Tags: Healthcare Reform | Supreme Court | Obamacare subsidies

Most Enrollees Affected If High Court Guts Obamacare Subsidies

By    |   Wednesday, 31 December 2014 12:24 PM

New government figures of Americans on Obamacare with taxpayer subsidies underscores the risk in the latest challenge to the healthcare law pending before the Supreme Court.

About 87 percent of Americans who signed up for coverage under the Affordable Care Act by Dec. 15 qualify for a federal subsidy, the government reported this week. The Department of Health and Human Services found that more than four million people selected plans under the Obamacare law for the first time. That figure does not include the millions who had insurance in 2014 and were automatically renewed into plans for 2015, the department said.

"We’re pleased that nationwide, millions of people signed up for Marketplace coverage starting January 1. The vast majority were able to lower their costs even further by getting tax credits, making a difference in the bottom lines of so many families," said Health and Human Services Secretary Sylvia M. Burwell.

But a lawsuit the Supreme Court has scheduled to hear March 4 poses a critical challenge to the law that could gut the federal subsidies for most Americans in the plan.

The case comes as more requirements are kicking in for the highly bureaucratic healthcare law. Beginning Thursday, the government will require small businesses with at least 100 full-time employees to provide government-approved healthcare plans.

The Obama administration, which claimed the healthcare plan would greatly reduce premiums, suffered a year-end embarrassment when another video of Jonathan Gruber, the architect of Obamacare, surfaced with him admitting in 2009 that the plan would be unaffordable for most Americans, The Daily Caller reported Tuesday.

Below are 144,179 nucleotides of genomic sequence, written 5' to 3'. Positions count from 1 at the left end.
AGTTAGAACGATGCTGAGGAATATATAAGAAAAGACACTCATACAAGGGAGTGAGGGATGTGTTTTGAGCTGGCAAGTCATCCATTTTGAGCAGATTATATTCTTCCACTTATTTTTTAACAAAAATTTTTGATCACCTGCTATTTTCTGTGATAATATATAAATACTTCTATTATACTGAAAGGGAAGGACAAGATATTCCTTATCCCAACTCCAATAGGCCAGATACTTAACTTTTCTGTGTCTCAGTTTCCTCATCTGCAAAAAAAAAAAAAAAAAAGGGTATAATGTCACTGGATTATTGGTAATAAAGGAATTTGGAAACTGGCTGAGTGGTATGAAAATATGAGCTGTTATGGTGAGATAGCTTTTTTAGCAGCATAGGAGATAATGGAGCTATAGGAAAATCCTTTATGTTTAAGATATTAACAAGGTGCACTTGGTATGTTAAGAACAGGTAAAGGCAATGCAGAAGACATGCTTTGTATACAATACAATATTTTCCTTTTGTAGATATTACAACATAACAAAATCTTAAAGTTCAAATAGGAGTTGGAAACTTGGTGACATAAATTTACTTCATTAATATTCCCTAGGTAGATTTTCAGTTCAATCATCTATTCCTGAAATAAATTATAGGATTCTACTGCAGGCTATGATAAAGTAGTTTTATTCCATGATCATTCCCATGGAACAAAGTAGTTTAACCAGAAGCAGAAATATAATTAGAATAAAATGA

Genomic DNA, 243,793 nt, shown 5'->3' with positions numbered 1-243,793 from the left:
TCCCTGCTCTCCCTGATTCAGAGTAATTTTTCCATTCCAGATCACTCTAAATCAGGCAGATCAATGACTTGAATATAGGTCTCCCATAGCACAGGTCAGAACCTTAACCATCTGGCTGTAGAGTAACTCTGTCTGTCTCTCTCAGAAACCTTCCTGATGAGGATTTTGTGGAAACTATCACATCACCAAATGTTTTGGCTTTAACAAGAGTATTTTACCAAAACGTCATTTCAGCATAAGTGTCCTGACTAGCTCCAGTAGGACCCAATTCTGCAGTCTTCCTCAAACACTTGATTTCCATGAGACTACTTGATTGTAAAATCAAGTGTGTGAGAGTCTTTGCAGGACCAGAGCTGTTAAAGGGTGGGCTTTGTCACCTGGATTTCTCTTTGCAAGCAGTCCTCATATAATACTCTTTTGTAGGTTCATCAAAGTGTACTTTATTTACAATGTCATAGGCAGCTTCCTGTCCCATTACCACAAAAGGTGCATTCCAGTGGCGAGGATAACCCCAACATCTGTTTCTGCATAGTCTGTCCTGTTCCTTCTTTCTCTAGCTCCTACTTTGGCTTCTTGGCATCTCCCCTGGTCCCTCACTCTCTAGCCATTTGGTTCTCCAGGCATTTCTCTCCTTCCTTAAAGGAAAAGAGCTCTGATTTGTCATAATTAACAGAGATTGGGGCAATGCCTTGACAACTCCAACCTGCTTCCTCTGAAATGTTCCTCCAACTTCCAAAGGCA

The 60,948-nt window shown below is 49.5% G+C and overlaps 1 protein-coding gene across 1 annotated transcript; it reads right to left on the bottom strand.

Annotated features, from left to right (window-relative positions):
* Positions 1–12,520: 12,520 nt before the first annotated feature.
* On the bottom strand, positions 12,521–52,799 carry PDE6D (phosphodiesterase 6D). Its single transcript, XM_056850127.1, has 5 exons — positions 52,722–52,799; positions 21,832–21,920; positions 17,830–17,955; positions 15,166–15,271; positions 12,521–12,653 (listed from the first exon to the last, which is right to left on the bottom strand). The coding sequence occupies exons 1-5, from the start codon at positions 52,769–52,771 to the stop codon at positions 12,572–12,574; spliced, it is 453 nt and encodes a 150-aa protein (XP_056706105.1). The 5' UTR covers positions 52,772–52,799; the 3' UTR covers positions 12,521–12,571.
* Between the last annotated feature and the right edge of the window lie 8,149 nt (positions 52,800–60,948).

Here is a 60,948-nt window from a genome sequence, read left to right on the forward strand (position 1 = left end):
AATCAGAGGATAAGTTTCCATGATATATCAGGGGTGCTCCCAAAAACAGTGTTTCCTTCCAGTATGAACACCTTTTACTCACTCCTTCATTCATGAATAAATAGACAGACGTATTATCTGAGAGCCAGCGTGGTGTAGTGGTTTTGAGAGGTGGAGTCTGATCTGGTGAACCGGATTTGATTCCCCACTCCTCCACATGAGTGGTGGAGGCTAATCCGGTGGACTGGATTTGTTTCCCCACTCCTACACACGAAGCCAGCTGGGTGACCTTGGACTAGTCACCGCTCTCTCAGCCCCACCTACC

In the new Supreme Court case, the plaintiffs in King versus Burwell claim the Obama administration is illegally providing federal subsidies to people in 37 U.S. states that refused to establish state-run insurance marketplaces, as outlined in the 2010 healthcare law. The administration ignored the law by allowing the federal government to provide subsidies in those states, instead, the plaintiffs claim.

Without the subsidies, Obamacare premiums would be too expensive for most people on the plan. An insured worker making $30,000, for example, received a $1,000 monthly subsidy in 2014.

The New Year will also see the Internal Revenue Service impose fines on people who continue to have no health insurance that meets Obamacare requirements.

That so-called individual mandate combined with the new employer-mandate are two elements that continue to make the law unpopular. Fifty-six percent of Americans opposed the law in a Gallup poll taken in November, as the government launched an open enrollment for Obamacare.

Premiums are also up an average of 49 percent, according to an exhaustive study of more than 3,000 U.S. counties by Forbes and the Manhattan Institute.

The opposition helped Republicans gain control of both houses of Congress.

"There's no candy coating the truth: Obamacare has had a very terrible, horrible, crappy, none-too-happy year," wrote conservative columnist Michelle Malkin.

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New government figures on Americans on Obamacare with taxpayer subsidies underscores the risk in the latest challenge to the healthcare law pending before the Supreme Court.
Supreme Court, Obamacare subsidies
Wednesday, 31 December 2014 12:24 PM
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